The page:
Thursday, 2 April 2009

what i've learnt

whew, tonight is the first free night i've had at home this week. i really was planning to have a quiet year this year and cut down my involvement in the various groups i'm involved with. but it just hasn't worked out that way.

monday i had 3 meetings back to back: a monthly community radio board meeting, the office of ethnic affairs workshop, then an AGM. i got home around 9pm, after having left at 8 in the morning. tuesday was a meet-the-teacher evening which went well, plus doing the usual chauffeuring that comes with parenthood! last night i had a social visit and a teleconference.

it's not that any of these things are stressful in themselves, and i did enjoy everything that i was involved in. i guess it's more of a mental thing, a feeling that my mind doesn't have a chance to reflect and relax. which was why the holiday in malaysia was so good. i'm sure i'm one of those people who has a hard time saying no, and i probably should refuse commitments much more often than i do. on the other hand, i feel a sense of responsibility towards the community i live in, and know the importance of helping to shape that community.

i was thinking this afternoon of all the experiences i've had because of community work, and the skills i've gained. earlier this year, i gained experience in interviewing prospective employees and choosing the best candidates, as part of my work with shama. there are plenty of other employment issues that keep cropping up, so i'm getting good experience at being an employer.

as a member of the legal aid review panel (which i was for three years), i learnt how to write legal stuff that could potentially be challenged in court. it had to be tight and clear, it involved researching previous cases and making sure the logic couldn't be faulted. it also involved working in a team.

as a trustee of community radio, i'm learning so much about radio broadcasting and about governance. it's a different type of role to shama, with different challenges. again, i'm an employer and have gained experience in conducting a performance review and in leading a strategic planning workshop.

my work with the labour party has given me a whole range of skills, i don't even know where to start! i think the biggest one is patience, and learning to put negative things aside to concentrate on the outcome you're looking for. politics certainly helps you to toughen up, and i'm still going through that toughening process! i still don't take criticism well, and i know that's something i have to work on. i look at rt hon helen clark, and her attitude to criticism: she's just so good at shrugging it off and carrying on, it's pretty amazing.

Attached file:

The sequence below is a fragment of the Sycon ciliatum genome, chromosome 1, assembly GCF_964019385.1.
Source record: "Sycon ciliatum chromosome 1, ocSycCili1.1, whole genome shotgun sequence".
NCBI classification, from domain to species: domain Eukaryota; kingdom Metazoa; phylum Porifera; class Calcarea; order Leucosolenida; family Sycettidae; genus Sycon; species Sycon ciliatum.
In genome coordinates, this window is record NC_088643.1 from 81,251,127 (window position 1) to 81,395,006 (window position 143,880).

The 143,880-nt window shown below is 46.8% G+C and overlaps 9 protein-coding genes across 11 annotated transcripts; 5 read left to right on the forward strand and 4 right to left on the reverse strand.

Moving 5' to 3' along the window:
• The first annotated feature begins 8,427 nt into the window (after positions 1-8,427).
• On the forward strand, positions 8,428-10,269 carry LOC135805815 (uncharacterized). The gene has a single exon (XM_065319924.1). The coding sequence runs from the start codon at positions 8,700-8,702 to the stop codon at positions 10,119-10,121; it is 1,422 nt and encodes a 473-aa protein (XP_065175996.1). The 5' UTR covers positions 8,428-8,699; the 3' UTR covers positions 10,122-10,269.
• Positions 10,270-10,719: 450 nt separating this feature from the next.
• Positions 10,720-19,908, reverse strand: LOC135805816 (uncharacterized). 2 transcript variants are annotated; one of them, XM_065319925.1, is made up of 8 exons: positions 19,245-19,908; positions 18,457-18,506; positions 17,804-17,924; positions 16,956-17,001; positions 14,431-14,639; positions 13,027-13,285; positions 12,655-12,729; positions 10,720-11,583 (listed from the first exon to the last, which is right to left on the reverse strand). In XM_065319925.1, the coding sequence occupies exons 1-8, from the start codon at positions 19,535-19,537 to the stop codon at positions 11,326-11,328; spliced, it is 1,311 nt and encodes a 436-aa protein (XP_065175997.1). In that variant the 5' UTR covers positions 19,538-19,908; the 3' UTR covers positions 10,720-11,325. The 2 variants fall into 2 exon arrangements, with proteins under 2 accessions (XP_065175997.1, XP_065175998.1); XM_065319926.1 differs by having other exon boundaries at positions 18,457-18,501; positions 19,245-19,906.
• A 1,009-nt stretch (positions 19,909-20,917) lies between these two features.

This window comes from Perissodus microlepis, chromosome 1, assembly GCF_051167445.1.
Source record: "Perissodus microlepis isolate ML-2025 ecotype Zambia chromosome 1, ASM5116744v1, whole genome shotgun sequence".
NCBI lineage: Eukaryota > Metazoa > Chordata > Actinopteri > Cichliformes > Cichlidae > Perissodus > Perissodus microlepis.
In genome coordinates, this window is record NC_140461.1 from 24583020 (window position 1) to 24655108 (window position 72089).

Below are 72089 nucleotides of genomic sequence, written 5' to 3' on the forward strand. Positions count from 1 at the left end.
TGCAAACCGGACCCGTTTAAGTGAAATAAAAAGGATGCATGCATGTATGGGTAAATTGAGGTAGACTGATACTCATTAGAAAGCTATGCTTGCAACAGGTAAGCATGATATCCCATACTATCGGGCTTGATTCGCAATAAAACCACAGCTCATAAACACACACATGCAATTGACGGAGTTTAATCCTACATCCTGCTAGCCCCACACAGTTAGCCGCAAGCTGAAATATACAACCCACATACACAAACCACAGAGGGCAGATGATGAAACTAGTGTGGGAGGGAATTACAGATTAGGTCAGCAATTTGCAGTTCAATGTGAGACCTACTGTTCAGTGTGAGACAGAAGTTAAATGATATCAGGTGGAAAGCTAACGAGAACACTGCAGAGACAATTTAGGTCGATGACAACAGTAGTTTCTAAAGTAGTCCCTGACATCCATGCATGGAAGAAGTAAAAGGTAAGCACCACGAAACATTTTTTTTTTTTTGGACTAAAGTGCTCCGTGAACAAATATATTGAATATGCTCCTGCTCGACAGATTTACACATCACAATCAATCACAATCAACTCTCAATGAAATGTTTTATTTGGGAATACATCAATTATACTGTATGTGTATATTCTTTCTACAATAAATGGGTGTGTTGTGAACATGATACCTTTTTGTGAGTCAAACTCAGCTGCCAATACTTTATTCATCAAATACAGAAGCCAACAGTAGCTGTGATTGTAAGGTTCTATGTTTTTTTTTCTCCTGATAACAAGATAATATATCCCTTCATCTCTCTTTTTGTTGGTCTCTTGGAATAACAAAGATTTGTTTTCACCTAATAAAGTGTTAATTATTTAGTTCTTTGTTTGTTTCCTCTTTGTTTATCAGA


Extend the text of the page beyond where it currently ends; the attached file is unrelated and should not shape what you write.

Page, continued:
it's also helped to develop my negotiation skills, as well learning to put my own views aside and work for the greater good. that's often a hard one, as i find i have strong beliefs about various things, but if i can't convince a majority towards my view then i have to accept that and keep on working for the group.

competition is also not something i feel comfortable with. i'm a person who likes to work collaboratively, and i find it really hard to compete against people i've worked with and really like. it's such a strange situation, but i think i've gotten on top of it.

the interfaith work teaches me to be sensitive in what i say, and to learn to respect other ways of seeing the world. even when i totally disagree with them! it's such a good way to learn to value people for who they are and what they do, regardless of what they believe. it's an area where differences are strong and deep, which makes the positive interaction even more meaningful.

the islamic women's council has given me the opportunity to do a reasonable amount of media work. some of that work has been challenging, particularly because of the global environment in the last decade. but i've always been treated with respect, and remembering to never lose my temper has really helped.

with the blogs, i'm improving my writing and debating skills (i hope!). i still love writing, and there aren't many days when blogging feels like a chore. even on those days, once i start, it doesn't feel like a chore for long.

so there it is. i feel really lucky to have been involved with these various groups and to have met some truly amazing people along the way. some of them (like my co-bloggers & people who have commented on the blogs) i haven't even met in person, but the interaction is no less precious because it has happened only in this virtual world. i'm happy to be learning so much, in so many tangible and intangible ways.

yup, in this particular moment, i feel that life is good.


Deborah said...

Good! I've said it before, and I hope I have many opportunities to say it again - Anjum, I admire you so much. And I've very glad to have this virtual friendship and connection with you; it's a privilege to be working alongside you on something.

stargazer said...

thanx so much deborah - like QoT i'm blushing! the feeling is entirely mutual...